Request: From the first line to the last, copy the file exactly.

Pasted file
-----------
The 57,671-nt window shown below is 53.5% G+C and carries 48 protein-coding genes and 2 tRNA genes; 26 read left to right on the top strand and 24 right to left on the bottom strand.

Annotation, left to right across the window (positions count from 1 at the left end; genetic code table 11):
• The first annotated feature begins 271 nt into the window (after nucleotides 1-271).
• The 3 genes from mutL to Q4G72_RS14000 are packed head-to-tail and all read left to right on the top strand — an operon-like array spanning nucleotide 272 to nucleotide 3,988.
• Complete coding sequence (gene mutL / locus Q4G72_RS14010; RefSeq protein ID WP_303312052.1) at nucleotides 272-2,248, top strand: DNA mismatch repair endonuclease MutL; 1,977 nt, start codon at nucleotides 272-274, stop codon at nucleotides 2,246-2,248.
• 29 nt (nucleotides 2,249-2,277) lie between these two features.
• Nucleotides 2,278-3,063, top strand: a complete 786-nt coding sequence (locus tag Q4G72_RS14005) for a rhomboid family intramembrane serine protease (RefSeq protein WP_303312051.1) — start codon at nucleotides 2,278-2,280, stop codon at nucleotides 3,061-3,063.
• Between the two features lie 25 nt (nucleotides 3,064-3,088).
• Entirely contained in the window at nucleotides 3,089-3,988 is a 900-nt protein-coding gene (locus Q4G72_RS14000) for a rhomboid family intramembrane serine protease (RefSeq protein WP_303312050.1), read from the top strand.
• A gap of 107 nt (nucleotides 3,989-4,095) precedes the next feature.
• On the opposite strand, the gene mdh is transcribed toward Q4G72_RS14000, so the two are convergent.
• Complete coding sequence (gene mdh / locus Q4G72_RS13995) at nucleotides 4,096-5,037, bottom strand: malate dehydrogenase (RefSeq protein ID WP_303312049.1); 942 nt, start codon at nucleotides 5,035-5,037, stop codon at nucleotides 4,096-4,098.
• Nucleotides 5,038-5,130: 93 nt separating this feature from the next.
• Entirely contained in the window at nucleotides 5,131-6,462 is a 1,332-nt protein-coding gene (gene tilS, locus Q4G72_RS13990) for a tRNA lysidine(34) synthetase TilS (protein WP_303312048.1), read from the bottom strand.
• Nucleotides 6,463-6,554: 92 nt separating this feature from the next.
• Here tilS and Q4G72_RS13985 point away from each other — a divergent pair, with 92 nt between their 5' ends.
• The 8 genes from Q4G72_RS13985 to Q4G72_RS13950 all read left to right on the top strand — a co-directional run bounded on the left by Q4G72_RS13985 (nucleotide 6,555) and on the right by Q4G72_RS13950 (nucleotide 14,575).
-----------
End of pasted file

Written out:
The 57,671-nt window shown below is 53.5% G+C and carries 48 protein-coding genes and 2 tRNA genes; 26 read left to right on the top strand and 24 right to left on the bottom strand.

Annotation, left to right across the window (positions count from 1 at the left end; genetic code table 11):
• The first annotated feature begins 271 nt into the window (after nucleotides 1-271).
• The 3 genes from mutL to Q4G72_RS14000 are packed head-to-tail and all read left to right on the top strand — an operon-like array spanning nucleotide 272 to nucleotide 3,988.
• Complete coding sequence (gene mutL / locus Q4G72_RS14010; RefSeq protein ID WP_303312052.1) at nucleotides 272-2,248, top strand: DNA mismatch repair endonuclease MutL; 1,977 nt, start codon at nucleotides 272-274, stop codon at nucleotides 2,246-2,248.
• 29 nt (nucleotides 2,249-2,277) lie between these two features.
• Nucleotides 2,278-3,063, top strand: a complete 786-nt coding sequence (locus tag Q4G72_RS14005) for a rhomboid family intramembrane serine protease (RefSeq protein WP_303312051.1) — start codon at nucleotides 2,278-2,280, stop codon at nucleotides 3,061-3,063.
• Between the two features lie 25 nt (nucleotides 3,064-3,088).
• Entirely contained in the window at nucleotides 3,089-3,988 is a 900-nt protein-coding gene (locus Q4G72_RS14000) for a rhomboid family intramembrane serine protease (RefSeq protein WP_303312050.1), read from the top strand.
• A gap of 107 nt (nucleotides 3,989-4,095) precedes the next feature.
• On the opposite strand, the gene mdh is transcribed toward Q4G72_RS14000, so the two are convergent.
• Complete coding sequence (gene mdh / locus Q4G72_RS13995) at nucleotides 4,096-5,037, bottom strand: malate dehydrogenase (RefSeq protein ID WP_303312049.1); 942 nt, start codon at nucleotides 5,035-5,037, stop codon at nucleotides 4,096-4,098.
• Nucleotides 5,038-5,130: 93 nt separating this feature from the next.
• Entirely contained in the window at nucleotides 5,131-6,462 is a 1,332-nt protein-coding gene (gene tilS, locus Q4G72_RS13990) for a tRNA lysidine(34) synthetase TilS (protein WP_303312048.1), read from the bottom strand.
• Nucleotides 6,463-6,554: 92 nt separating this feature from the next.
• Here tilS and Q4G72_RS13985 point away from each other — a divergent pair, with 92 nt between their 5' ends.
• The 8 genes from Q4G72_RS13985 to Q4G72_RS13950 all read left to right on the top strand — a co-directional run bounded on the left by Q4G72_RS13985 (nucleotide 6,555) and on the right by Q4G72_RS13950 (nucleotide 14,575).